Once the suture and knot placement are completed, the surgical wound and entry points are carefully closed. Finally, a cast is applied at a 30° angle of plantar flexion to support the healing process. The rationale for placing the knot at point B is to minimise the risk of iatrogenic sural nerve injuries. In contrast to the Ma and Griffith technique, in our method the thread does not cross in the upper part of Achilles tendon. This is an advantage because it does not cause ischaemia to muscular and tendon structures.

Post-surgical protocol

A cast at 30° of plantar flexion is positioned for 40 days with no weight bearing. After the cast is removed with no weight bearing for another 20 days. During these 20 days, patient starts to move the ankle to recover the range of motion. The patient has no weight bearing indication for at total of 60 days. Anti-thromboembolic prophylaxis with enoxaparin is prescribed throughout the period of non-weight bearing. After 60 days patients start with progressive weight bearing, gait rehabilitation and stretching.

Clinical evaluation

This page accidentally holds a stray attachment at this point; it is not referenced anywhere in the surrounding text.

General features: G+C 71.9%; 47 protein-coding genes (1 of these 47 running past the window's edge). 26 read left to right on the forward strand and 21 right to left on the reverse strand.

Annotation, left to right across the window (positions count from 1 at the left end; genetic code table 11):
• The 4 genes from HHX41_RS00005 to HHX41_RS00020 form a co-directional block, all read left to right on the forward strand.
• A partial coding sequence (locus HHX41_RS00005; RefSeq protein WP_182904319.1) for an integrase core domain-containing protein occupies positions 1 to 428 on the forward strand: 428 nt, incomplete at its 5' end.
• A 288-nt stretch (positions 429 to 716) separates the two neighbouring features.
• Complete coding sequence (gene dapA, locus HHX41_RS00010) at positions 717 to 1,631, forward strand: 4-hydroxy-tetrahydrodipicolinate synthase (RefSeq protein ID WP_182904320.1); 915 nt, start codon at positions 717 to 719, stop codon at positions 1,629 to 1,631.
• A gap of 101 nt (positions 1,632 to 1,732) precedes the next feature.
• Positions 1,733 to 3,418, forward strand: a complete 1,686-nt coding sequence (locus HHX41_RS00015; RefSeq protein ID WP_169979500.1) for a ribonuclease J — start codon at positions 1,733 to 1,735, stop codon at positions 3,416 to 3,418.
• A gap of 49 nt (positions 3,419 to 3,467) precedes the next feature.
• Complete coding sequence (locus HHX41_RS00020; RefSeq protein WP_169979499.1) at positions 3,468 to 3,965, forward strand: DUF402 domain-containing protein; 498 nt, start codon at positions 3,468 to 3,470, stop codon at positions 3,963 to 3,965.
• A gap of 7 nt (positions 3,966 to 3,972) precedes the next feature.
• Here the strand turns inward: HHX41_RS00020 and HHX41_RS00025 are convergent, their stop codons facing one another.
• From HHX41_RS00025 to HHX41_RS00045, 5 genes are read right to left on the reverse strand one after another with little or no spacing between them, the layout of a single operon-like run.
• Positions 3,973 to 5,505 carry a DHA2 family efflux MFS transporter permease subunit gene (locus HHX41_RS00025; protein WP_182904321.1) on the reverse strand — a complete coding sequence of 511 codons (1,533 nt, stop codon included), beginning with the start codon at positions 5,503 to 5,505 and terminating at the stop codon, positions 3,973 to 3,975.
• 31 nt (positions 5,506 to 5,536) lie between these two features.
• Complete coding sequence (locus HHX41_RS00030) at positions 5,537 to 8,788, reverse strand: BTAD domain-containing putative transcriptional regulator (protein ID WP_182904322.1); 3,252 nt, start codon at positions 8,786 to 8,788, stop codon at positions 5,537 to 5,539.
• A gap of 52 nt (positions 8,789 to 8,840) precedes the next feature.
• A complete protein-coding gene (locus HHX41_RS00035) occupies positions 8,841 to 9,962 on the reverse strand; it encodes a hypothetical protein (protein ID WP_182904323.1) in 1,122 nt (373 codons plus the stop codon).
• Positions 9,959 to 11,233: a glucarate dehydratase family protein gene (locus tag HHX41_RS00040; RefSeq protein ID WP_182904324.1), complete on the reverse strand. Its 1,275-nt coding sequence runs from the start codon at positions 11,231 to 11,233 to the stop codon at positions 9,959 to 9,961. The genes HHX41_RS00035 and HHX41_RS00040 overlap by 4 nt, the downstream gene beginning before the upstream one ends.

We assess comorbidities with the Charlson Comorbidity Index (CCI) and Functional Comorbidity Index (FCI). All patients underwent clinical evaluation at the end of follow-up. We used: American-Orthopedics-Foot-and-Ankle-Society’s (AOFAS), Foot Functional Index (FFI), Foot and Ankle Ability Measures (FAAM) and Achilles tendon Total Rupture Score (ATRS). We used SF-36 and EQ-5D for analysis of quality of life. We ask patients to rate their satisfaction from 0 to 10. CCI considers: cardiovascular illnesses, cerebrovascular illnesses, dementia, chronic obstructive pulmonary disease, diabetes with or without organ damage, connective tissue disease, hepatic illnesses, hemiplegia, renal disease, tumour, metastases, and HIV. This score is from 0 to 37 points, with a decreasing estimated 10-year survival 9. FCI investigates physical function, and includes 18 prevalent diagnoses related to physical function, resulting in a cumulative score: the number of comorbidities. This score is from 0 to 36 points, with a decreasing possibility of survival 10. The American Orthopedic Foot and Ankle Society Score (AOFAS) was developed in 1994 and is one of the most widely used scoring systems to evaluate functional ability and physical examination incorporated into a numerical scale. The survey include a mixture of subjective and objective questions and each measure is comprised of nine questions cover three categories: Pain (40 points), function (50 points) and alignment (10 points). These are scored together for a total of 100 points. The AOFAS score has been widely adopted and has become the accepted standard to assess patients after foot and ankle surgeries 11. The FFI was developed to measure the impact of foot pathology on function in terms of pain, disability and activity restriction. The FFI is a self-administered index consisting of 23 items that measure pain, disability and activity restriction. Scoring is based on a visual analog scale. The patient scores each question on a scale from 0 (no pain or difficulty) to 10 (worst pain imaginable or so difficult it requires help), that best describes their foot over the past week 12. FAAM consists of the 21-item activities of daily living (ADL) and 8-item Sports subscales, which together produced information across the spectrum ability, in which the response options are presented as 5-point Likert scales (range 4 to 0). Scores for each subscale range from 0% (least function) to 100% (most function) 13. The ATRS is a patient-reported instrument with high reliability, validity and sensitivity to measure outcomes after treatment in patients with a total ATR. ATRS was used to evaluate the limitation of calf, Achilles tendon, and foot movement after Achilles tendon injury, and systematically evaluates 10 problems such as pain, daily activity, medium-intensity exercise and high-intensity exercise after Achilles tendon injury. The full score of each item is 10, and the degree of functional limitation of Achilles tendon was classified according to slight, moderate, serious and severe 14. Short Form 36 (SF-36) is a well-known and validated instrument of measuring the health-related quality of life that consists of 36 questions divided in eight domains: mental health (MH), general health (GH), bodily pain (BP), social functioning (SF), physical functioning (AF), role limitations due to physical health (RP), role limitations due to emotional problems (RE) and vitality (VT). Higher scores are related to better quality of life and health 15. EQ-5D is a standardised instrument to measure generic health status and was first introduced in 1990 by the EuroQol Group 12. The EQ-5D questionnaire has two components: health state description and evaluation 13. In the description part, health status is measured in terms of five dimensions (5D); mobility, self-care, usual activities, pain/discomfort, and anxiety/depression. In the evaluation part, the respondents evaluate their overall health status using the visual analogue scale. It is from 0 (minimum) to 100 (maximum) 16. The rate of satisfaction is represented by a scale from 0 (minimum) to 10 (maximum).